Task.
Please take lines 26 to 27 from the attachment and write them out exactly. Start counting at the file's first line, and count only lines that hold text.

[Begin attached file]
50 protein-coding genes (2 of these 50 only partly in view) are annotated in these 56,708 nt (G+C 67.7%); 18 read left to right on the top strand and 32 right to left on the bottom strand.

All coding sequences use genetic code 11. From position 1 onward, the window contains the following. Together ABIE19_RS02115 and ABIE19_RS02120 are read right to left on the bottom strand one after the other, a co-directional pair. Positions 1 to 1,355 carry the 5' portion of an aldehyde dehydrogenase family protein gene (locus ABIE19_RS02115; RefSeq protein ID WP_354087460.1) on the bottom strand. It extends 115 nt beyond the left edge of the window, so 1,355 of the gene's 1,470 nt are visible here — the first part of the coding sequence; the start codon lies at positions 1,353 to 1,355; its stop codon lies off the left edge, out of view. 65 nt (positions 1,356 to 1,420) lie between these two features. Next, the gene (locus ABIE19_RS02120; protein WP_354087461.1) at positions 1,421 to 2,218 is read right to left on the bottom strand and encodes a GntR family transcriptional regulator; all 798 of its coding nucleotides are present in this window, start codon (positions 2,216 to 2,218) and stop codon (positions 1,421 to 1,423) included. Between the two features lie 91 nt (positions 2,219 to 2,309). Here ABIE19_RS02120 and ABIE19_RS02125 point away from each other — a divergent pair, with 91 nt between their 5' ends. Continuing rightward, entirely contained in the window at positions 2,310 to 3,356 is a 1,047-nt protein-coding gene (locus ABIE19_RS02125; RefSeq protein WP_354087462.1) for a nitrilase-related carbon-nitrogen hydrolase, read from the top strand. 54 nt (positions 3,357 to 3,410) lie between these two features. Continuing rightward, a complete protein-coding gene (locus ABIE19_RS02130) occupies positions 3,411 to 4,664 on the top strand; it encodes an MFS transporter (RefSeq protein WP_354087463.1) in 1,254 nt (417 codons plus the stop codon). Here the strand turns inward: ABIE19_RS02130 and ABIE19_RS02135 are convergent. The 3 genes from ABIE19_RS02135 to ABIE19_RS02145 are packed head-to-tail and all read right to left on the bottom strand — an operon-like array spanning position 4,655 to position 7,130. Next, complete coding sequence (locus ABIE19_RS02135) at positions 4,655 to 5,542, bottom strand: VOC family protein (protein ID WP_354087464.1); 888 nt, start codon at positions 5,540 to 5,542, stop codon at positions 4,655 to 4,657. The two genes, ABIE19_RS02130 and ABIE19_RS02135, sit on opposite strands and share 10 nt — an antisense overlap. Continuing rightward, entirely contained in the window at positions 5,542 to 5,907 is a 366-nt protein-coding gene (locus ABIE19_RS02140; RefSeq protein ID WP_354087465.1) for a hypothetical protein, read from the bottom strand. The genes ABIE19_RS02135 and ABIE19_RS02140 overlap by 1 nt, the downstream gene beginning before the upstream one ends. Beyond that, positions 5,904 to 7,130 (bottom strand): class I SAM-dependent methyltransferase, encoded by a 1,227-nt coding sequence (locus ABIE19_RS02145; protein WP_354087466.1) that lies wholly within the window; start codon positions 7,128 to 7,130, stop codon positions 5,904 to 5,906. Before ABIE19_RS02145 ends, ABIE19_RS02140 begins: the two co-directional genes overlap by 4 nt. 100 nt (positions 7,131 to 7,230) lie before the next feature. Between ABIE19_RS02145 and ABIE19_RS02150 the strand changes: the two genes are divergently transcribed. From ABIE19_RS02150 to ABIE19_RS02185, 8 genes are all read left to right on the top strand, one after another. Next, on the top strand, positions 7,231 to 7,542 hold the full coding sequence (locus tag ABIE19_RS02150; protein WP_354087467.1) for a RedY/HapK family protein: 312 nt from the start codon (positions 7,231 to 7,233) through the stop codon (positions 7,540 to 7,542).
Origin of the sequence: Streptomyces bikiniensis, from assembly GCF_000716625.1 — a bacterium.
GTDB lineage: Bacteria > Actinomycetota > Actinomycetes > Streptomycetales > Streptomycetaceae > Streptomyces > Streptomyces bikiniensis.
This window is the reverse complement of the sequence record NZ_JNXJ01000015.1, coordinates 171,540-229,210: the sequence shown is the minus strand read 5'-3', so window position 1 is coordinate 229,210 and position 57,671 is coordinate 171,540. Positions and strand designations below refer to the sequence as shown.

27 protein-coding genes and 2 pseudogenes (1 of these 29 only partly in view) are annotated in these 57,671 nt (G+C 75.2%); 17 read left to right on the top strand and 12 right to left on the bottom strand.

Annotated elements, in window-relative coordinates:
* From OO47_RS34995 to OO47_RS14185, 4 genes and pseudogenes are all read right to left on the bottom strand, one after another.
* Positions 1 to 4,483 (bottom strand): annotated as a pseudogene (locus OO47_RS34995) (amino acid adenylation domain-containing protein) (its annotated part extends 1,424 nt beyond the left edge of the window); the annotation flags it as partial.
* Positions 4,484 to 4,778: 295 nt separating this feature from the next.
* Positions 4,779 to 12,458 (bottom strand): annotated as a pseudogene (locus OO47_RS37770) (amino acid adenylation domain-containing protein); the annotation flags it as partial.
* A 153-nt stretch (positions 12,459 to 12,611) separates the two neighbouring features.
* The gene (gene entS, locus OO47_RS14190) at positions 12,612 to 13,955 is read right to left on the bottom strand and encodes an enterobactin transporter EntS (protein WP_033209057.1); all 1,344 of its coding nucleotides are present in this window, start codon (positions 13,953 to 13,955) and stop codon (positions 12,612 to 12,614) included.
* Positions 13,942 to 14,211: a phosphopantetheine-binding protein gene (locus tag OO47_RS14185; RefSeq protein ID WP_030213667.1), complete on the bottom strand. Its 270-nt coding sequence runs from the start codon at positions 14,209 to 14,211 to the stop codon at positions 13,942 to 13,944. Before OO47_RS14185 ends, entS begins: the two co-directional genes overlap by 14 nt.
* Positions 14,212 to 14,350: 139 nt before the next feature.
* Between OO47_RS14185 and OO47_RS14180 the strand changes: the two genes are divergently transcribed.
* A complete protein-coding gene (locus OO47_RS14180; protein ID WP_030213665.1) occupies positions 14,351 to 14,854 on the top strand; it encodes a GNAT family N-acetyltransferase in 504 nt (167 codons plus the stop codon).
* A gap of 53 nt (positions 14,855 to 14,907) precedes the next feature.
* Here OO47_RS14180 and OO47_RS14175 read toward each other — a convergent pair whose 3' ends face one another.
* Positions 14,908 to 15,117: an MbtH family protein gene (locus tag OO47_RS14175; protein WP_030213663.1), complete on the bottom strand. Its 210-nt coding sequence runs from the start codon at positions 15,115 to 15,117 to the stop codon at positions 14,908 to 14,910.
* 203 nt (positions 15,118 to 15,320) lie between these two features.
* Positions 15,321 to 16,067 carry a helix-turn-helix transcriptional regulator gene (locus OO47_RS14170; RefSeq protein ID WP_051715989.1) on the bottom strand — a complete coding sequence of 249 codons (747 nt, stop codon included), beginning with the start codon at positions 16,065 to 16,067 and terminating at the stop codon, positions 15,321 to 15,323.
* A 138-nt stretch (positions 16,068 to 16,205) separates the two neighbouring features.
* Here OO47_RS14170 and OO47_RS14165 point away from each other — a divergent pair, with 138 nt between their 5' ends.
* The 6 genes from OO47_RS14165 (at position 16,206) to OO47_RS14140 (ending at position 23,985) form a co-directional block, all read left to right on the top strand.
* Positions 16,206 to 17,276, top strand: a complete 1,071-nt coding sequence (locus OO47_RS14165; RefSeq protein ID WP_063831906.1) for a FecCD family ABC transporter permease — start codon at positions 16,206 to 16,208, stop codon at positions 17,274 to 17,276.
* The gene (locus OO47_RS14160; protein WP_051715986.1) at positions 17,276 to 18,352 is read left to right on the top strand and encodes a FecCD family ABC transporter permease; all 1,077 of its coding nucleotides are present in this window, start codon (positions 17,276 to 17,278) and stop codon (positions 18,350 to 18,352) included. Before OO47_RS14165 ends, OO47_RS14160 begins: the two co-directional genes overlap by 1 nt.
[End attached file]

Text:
* Positions 16,206 to 17,276, top strand: a complete 1,071-nt coding sequence (locus OO47_RS14165; RefSeq protein ID WP_063831906.1) for a FecCD family ABC transporter permease — start codon at positions 16,206 to 16,208, stop codon at positions 17,274 to 17,276.
* The gene (locus OO47_RS14160; protein WP_051715986.1) at positions 17,276 to 18,352 is read left to right on the top strand and encodes a FecCD family ABC transporter permease; all 1,077 of its coding nucleotides are present in this window, start codon (positions 17,276 to 17,278) and stop codon (positions 18,350 to 18,352) included. Before OO47_RS14165 ends, OO47_RS14160 begins: the two co-directional genes overlap by 1 nt.